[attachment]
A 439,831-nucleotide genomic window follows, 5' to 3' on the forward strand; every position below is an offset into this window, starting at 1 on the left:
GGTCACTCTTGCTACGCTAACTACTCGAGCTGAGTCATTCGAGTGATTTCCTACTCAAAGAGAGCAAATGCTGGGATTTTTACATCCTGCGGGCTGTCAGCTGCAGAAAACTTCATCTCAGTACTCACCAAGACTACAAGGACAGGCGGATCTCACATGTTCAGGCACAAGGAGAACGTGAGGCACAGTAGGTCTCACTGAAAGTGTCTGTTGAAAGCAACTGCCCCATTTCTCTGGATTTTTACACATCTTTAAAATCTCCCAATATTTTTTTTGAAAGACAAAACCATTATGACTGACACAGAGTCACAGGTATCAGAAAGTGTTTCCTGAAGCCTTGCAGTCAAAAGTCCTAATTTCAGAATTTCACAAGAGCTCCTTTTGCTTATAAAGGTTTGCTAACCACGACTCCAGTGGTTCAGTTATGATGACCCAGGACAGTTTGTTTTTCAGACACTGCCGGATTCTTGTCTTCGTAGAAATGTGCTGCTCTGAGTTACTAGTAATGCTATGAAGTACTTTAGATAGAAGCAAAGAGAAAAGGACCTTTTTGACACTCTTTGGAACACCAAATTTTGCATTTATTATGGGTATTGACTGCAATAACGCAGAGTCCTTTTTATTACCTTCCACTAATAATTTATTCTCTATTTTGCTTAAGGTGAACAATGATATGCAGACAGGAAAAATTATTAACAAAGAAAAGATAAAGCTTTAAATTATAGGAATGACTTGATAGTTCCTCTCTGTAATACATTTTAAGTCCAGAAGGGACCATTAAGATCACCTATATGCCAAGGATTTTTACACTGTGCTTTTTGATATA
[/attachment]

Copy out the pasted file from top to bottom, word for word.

A 439,831-nucleotide genomic window follows, 5' to 3' on the forward strand; every position below is an offset into this window, starting at 1 on the left:
GGTCACTCTTGCTACGCTAACTACTCGAGCTGAGTCATTCGAGTGATTTCCTACTCAAAGAGAGCAAATGCTGGGATTTTTACATCCTGCGGGCTGTCAGCTGCAGAAAACTTCATCTCAGTACTCACCAAGACTACAAGGACAGGCGGATCTCACATGTTCAGGCACAAGGAGAACGTGAGGCACAGTAGGTCTCACTGAAAGTGTCTGTTGAAAGCAACTGCCCCATTTCTCTGGATTTTTACACATCTTTAAAATCTCCCAATATTTTTTTTGAAAGACAAAACCATTATGACTGACACAGAGTCACAGGTATCAGAAAGTGTTTCCTGAAGCCTTGCAGTCAAAAGTCCTAATTTCAGAATTTCACAAGAGCTCCTTTTGCTTATAAAGGTTTGCTAACCACGACTCCAGTGGTTCAGTTATGATGACCCAGGACAGTTTGTTTTTCAGACACTGCCGGATTCTTGTCTTCGTAGAAATGTGCTGCTCTGAGTTACTAGTAATGCTATGAAGTACTTTAGATAGAAGCAAAGAGAAAAGGACCTTTTTGACACTCTTTGGAACACCAAATTTTGCATTTATTATGGGTATTGACTGCAATAACGCAGAGTCCTTTTTATTACCTTCCACTAATAATTTATTCTCTATTTTGCTTAAGGTGAACAATGATATGCAGACAGGAAAAATTATTAACAAAGAAAAGATAAAGCTTTAAATTATAGGAATGACTTGATAGTTCCTCTCTGTAATACATTTTAAGTCCAGAAGGGACCATTAAGATCACCTATATGCCAAGGATTTTTACACTGTGCTTTTTGATATA